Randomized control trials are a tool that have proved helpful in medicine and many other fields, and now they are becoming more and more routine within the study of entrepreneurship and innovation.
They are a tool for attempting to help identify the true impact of a path taken, or treatment given, because in the real world it is not possible to take two paths simultaneously with the same individual or company and observe both. Thus, in most of research and data we are left to observe correlation – tempering our findings on what works or does not in promoting entrepreneurship.
But this is starting to change – slowly. The trends in Economics to use more randomized controls have been on the uptick for some time, but the formalization of the trend in entrepreneurship and innovation has only taken form in recent months.
NESTA, a charity from the United Kingdom with a mission to help people and organizations bring great ideas to life, announced the formation of their Innovation Growth Lab (IGL), which is solely devoted to this topic. IGL is an ambitious effort to begin to form a global partnership focused on randomized control in the following areas:
As a part of building the field, the IGL will be curating and collecting data from as many randomized control experiments as possible. Currently they have identified 54 trials that fit the topic, with 23 of these studies still underway. The data, which will become available through IGL, will continue to grow as the field expands. Kauffman and IGL have partnered to fund some new randomized control projects in the area. A new solicitation for projects has also been announced with a deadline in January 2015.
As we seek to broaden the types of entrepreneurship research and conclusions that can be drawn from such research, randomized control trials will be a good tool. They will never be the only tool given the cost they often require and difficulty of real-life implementations, but with a broadening community and more forethought, there are many ways in which staggered interventions or other techniques can also be used to identify causation.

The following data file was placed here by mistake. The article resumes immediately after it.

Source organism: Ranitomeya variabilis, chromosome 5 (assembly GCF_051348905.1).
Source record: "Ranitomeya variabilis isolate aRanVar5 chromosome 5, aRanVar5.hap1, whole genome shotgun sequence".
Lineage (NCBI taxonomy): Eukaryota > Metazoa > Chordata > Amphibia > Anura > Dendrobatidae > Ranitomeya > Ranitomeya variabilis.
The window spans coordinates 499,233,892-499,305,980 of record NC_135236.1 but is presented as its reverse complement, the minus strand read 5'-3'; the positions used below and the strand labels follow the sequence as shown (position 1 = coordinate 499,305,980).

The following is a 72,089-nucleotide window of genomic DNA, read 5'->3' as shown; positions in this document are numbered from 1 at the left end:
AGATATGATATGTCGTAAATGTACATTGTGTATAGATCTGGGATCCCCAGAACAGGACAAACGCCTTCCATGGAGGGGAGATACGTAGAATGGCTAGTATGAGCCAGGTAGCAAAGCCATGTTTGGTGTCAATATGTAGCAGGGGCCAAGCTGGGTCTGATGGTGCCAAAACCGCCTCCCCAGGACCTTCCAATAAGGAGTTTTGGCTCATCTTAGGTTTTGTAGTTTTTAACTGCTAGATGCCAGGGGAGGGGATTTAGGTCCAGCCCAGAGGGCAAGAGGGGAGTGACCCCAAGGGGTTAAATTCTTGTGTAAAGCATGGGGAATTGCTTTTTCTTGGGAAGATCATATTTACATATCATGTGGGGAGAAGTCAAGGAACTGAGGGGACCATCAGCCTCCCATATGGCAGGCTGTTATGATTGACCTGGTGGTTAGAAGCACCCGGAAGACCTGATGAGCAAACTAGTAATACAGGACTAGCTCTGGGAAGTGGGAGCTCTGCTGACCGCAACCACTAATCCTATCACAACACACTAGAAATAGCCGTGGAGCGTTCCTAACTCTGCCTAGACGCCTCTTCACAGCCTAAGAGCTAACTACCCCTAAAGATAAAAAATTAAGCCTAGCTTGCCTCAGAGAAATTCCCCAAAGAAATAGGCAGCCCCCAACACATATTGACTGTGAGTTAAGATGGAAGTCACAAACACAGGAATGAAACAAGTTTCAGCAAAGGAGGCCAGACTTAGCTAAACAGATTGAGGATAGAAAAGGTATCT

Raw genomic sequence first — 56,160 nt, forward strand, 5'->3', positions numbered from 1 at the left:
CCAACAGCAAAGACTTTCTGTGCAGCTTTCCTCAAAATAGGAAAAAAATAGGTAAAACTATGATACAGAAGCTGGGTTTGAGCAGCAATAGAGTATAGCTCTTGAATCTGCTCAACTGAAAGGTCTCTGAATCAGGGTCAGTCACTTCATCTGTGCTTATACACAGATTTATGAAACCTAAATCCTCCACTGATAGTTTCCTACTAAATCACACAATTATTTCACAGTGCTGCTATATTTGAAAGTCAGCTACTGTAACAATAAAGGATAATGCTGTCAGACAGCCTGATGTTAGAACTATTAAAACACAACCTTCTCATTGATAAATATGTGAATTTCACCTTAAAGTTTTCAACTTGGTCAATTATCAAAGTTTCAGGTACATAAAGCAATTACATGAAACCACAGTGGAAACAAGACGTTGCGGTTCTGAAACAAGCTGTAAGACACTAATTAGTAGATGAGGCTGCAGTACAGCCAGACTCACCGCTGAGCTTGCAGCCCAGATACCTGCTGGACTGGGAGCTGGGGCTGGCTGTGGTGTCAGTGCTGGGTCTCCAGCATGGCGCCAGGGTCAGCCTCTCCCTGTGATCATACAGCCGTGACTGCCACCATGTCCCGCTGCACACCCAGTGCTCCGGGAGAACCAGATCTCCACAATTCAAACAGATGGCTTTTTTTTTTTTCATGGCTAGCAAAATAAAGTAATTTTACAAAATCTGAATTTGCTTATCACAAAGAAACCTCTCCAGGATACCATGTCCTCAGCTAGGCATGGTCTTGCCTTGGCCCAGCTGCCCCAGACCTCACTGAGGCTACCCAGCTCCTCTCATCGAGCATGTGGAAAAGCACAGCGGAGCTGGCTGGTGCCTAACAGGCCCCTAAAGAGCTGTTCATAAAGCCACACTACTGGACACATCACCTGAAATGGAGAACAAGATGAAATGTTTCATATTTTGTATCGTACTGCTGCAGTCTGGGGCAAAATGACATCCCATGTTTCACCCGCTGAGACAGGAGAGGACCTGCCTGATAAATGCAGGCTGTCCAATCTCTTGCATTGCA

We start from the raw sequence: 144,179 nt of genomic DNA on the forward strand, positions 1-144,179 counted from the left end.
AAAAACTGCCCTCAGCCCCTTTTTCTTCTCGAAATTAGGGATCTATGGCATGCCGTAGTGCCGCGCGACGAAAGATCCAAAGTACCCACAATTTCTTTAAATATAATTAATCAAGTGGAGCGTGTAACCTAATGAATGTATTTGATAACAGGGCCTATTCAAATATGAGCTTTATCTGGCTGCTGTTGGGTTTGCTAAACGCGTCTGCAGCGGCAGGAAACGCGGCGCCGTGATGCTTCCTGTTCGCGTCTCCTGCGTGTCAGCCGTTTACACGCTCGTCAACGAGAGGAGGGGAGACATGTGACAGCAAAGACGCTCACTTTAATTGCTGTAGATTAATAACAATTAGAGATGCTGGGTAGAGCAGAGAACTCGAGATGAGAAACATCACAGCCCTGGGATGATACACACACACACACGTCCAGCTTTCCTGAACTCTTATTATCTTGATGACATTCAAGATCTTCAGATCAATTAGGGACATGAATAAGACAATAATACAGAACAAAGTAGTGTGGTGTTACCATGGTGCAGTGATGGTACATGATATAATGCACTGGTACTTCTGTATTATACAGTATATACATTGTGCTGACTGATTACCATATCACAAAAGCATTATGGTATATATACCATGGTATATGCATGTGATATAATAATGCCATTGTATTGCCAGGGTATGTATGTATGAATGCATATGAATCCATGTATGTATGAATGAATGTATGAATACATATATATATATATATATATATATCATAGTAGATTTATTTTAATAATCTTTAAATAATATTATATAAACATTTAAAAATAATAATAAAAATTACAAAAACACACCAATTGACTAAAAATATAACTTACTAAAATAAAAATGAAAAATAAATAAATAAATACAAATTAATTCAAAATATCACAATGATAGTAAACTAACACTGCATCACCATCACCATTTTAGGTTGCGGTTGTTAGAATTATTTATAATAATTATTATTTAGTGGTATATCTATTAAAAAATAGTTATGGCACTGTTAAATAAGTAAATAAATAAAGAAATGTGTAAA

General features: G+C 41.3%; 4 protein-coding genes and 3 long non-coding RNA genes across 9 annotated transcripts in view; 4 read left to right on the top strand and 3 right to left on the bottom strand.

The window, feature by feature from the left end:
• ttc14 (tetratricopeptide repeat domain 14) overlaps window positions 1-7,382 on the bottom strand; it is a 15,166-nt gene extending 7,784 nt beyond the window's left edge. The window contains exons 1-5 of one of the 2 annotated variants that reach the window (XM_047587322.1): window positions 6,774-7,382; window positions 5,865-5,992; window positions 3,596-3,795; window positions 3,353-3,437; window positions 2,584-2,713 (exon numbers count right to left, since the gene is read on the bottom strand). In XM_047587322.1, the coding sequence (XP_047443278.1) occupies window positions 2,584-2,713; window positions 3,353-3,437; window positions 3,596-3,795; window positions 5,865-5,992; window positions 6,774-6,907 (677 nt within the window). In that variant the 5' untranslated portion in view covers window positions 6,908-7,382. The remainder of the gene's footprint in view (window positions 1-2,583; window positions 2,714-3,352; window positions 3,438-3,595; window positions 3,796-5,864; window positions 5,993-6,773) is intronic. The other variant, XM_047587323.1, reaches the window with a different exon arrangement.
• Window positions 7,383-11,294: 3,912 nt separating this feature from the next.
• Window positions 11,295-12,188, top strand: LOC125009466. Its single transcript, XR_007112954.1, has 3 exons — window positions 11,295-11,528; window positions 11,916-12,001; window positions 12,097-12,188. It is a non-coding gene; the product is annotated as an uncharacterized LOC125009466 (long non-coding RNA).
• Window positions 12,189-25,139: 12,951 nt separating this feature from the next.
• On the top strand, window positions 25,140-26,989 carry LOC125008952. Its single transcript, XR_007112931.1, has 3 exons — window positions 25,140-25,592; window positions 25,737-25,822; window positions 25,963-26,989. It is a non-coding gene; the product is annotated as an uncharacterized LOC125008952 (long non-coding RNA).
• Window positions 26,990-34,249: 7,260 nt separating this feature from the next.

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As a director in Research and Policy, E.J. Reedy oversees the Ewing Marion Kauffman Foundation’s research initiatives related to education, human capital development, and data.
Since joining the Kauffman Foundation in 2003, Reedy has been significantly involved in the coordination of the Foundation’s entrepreneurship and innovation data-related initiatives, including the Kauffman Firm Survey, for which he served as a principal investigator, and the Foundation’s multi-year series of symposiums on data, as well as many web-related projects and initiatives. He is a globally recognized expert in entrepreneurship and innovation measurement and has consulted for a variety of agencies.
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The Kauffman Foundation and NESTA are seeking proposals to find out what works to increase innovation, support high-growth entrepreneurship and accelerate business growth.
Deadline: 1/5/2015 | 5 PM EST
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